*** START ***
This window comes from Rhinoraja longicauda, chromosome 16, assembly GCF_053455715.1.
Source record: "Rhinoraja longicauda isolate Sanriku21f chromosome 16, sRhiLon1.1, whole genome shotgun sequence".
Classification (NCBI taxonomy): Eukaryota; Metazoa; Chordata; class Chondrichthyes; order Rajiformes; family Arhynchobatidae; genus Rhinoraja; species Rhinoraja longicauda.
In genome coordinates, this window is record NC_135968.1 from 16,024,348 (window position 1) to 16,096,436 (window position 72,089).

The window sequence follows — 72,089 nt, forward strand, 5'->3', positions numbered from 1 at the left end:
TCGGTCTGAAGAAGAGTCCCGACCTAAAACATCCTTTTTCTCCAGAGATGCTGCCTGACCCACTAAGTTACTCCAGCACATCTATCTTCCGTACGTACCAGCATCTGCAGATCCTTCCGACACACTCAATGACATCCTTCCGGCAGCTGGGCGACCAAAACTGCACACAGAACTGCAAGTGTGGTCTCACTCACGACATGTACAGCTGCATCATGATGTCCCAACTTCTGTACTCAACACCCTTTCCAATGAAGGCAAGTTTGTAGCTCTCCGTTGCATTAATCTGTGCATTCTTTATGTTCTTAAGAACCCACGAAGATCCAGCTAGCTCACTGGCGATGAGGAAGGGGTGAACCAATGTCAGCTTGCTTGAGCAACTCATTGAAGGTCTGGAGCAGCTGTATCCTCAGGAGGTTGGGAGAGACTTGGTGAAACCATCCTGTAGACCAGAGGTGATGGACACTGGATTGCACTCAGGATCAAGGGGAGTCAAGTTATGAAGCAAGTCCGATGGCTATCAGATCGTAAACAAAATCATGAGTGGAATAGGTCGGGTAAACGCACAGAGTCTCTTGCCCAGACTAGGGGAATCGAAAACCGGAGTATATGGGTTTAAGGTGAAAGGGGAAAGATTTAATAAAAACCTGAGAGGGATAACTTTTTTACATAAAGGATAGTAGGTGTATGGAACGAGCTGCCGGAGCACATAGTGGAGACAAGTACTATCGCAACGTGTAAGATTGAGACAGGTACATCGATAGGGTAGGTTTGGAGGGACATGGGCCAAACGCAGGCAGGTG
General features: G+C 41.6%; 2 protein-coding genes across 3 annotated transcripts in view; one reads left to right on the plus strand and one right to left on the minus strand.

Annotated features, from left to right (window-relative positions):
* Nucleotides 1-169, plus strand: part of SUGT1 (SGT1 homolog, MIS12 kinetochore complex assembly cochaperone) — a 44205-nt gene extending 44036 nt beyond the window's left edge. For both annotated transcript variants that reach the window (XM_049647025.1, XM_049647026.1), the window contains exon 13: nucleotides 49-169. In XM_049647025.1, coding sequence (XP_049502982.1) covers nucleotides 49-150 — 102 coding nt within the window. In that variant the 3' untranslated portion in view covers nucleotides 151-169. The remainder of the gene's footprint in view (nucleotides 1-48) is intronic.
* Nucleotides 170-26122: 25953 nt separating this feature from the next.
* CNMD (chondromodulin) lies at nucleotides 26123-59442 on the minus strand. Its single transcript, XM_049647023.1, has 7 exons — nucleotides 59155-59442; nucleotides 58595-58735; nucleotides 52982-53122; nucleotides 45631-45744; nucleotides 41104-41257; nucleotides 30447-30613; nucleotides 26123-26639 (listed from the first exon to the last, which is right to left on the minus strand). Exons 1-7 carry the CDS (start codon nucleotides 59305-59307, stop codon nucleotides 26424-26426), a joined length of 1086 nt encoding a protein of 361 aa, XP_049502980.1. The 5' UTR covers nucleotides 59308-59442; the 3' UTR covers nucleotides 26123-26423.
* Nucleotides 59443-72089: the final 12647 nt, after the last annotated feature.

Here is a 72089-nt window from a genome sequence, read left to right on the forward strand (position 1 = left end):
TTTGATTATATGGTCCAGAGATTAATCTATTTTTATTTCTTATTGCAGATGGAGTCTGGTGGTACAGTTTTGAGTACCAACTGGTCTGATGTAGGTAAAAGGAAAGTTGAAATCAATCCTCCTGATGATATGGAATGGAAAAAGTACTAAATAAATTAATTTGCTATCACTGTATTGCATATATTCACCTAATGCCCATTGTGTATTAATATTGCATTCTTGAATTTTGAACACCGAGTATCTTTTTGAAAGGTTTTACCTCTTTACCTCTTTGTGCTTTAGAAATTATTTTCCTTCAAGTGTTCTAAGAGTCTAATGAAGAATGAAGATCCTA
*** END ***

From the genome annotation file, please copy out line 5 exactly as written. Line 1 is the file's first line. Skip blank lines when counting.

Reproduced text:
The window sequence follows — 72,089 nt, forward strand, 5'->3', positions numbered from 1 at the left end: